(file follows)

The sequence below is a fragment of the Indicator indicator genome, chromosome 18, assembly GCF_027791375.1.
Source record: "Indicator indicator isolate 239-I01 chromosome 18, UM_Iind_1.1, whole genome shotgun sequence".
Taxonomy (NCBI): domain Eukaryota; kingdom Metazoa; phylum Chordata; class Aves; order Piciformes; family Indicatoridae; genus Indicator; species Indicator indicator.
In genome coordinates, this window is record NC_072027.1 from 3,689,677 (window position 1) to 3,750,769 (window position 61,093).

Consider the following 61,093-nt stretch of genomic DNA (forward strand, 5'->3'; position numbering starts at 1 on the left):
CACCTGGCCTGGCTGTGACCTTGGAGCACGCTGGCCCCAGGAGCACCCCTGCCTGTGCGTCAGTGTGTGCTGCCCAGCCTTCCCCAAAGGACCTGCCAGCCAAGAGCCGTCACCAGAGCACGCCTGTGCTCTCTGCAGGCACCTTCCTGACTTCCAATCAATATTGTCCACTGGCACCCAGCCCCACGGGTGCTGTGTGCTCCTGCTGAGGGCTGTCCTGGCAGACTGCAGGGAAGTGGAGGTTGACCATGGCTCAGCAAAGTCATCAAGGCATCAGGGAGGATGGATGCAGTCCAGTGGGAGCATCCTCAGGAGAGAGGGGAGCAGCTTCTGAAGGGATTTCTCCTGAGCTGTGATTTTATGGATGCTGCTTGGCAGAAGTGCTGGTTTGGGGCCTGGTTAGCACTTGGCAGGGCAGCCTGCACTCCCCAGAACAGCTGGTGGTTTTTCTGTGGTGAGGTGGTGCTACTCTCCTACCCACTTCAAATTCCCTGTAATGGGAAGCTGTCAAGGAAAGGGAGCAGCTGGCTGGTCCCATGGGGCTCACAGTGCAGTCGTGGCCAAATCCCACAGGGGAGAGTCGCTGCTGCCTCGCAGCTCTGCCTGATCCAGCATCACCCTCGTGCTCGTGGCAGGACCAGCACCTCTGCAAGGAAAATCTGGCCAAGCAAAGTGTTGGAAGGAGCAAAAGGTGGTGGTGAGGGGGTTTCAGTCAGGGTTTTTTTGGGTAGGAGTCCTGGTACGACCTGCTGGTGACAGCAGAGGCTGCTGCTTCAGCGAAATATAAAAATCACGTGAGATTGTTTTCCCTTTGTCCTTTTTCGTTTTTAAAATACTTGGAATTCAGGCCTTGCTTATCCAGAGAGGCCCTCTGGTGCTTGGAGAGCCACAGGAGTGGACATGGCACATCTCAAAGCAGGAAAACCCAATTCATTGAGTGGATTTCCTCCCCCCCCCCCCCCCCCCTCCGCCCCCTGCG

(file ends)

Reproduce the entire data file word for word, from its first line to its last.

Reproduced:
The sequence below is a fragment of the Indicator indicator genome, chromosome 18, assembly GCF_027791375.1.
Source record: "Indicator indicator isolate 239-I01 chromosome 18, UM_Iind_1.1, whole genome shotgun sequence".
Taxonomy (NCBI): domain Eukaryota; kingdom Metazoa; phylum Chordata; class Aves; order Piciformes; family Indicatoridae; genus Indicator; species Indicator indicator.
In genome coordinates, this window is record NC_072027.1 from 3,689,677 (window position 1) to 3,750,769 (window position 61,093).

Consider the following 61,093-nt stretch of genomic DNA (forward strand, 5'->3'; position numbering starts at 1 on the left):
CACCTGGCCTGGCTGTGACCTTGGAGCACGCTGGCCCCAGGAGCACCCCTGCCTGTGCGTCAGTGTGTGCTGCCCAGCCTTCCCCAAAGGACCTGCCAGCCAAGAGCCGTCACCAGAGCACGCCTGTGCTCTCTGCAGGCACCTTCCTGACTTCCAATCAATATTGTCCACTGGCACCCAGCCCCACGGGTGCTGTGTGCTCCTGCTGAGGGCTGTCCTGGCAGACTGCAGGGAAGTGGAGGTTGACCATGGCTCAGCAAAGTCATCAAGGCATCAGGGAGGATGGATGCAGTCCAGTGGGAGCATCCTCAGGAGAGAGGGGAGCAGCTTCTGAAGGGATTTCTCCTGAGCTGTGATTTTATGGATGCTGCTTGGCAGAAGTGCTGGTTTGGGGCCTGGTTAGCACTTGGCAGGGCAGCCTGCACTCCCCAGAACAGCTGGTGGTTTTTCTGTGGTGAGGTGGTGCTACTCTCCTACCCACTTCAAATTCCCTGTAATGGGAAGCTGTCAAGGAAAGGGAGCAGCTGGCTGGTCCCATGGGGCTCACAGTGCAGTCGTGGCCAAATCCCACAGGGGAGAGTCGCTGCTGCCTCGCAGCTCTGCCTGATCCAGCATCACCCTCGTGCTCGTGGCAGGACCAGCACCTCTGCAAGGAAAATCTGGCCAAGCAAAGTGTTGGAAGGAGCAAAAGGTGGTGGTGAGGGGGTTTCAGTCAGGGTTTTTTTGGGTAGGAGTCCTGGTACGACCTGCTGGTGACAGCAGAGGCTGCTGCTTCAGCGAAATATAAAAATCACGTGAGATTGTTTTCCCTTTGTCCTTTTTCGTTTTTAAAATACTTGGAATTCAGGCCTTGCTTATCCAGAGAGGCCCTCTGGTGCTTGGAGAGCCACAGGAGTGGACATGGCACATCTCAAAGCAGGAAAACCCAATTCATTGAGTGGATTTCCTCCCCCCCCCCCCCCCCCCTCCGCCCCCTGCG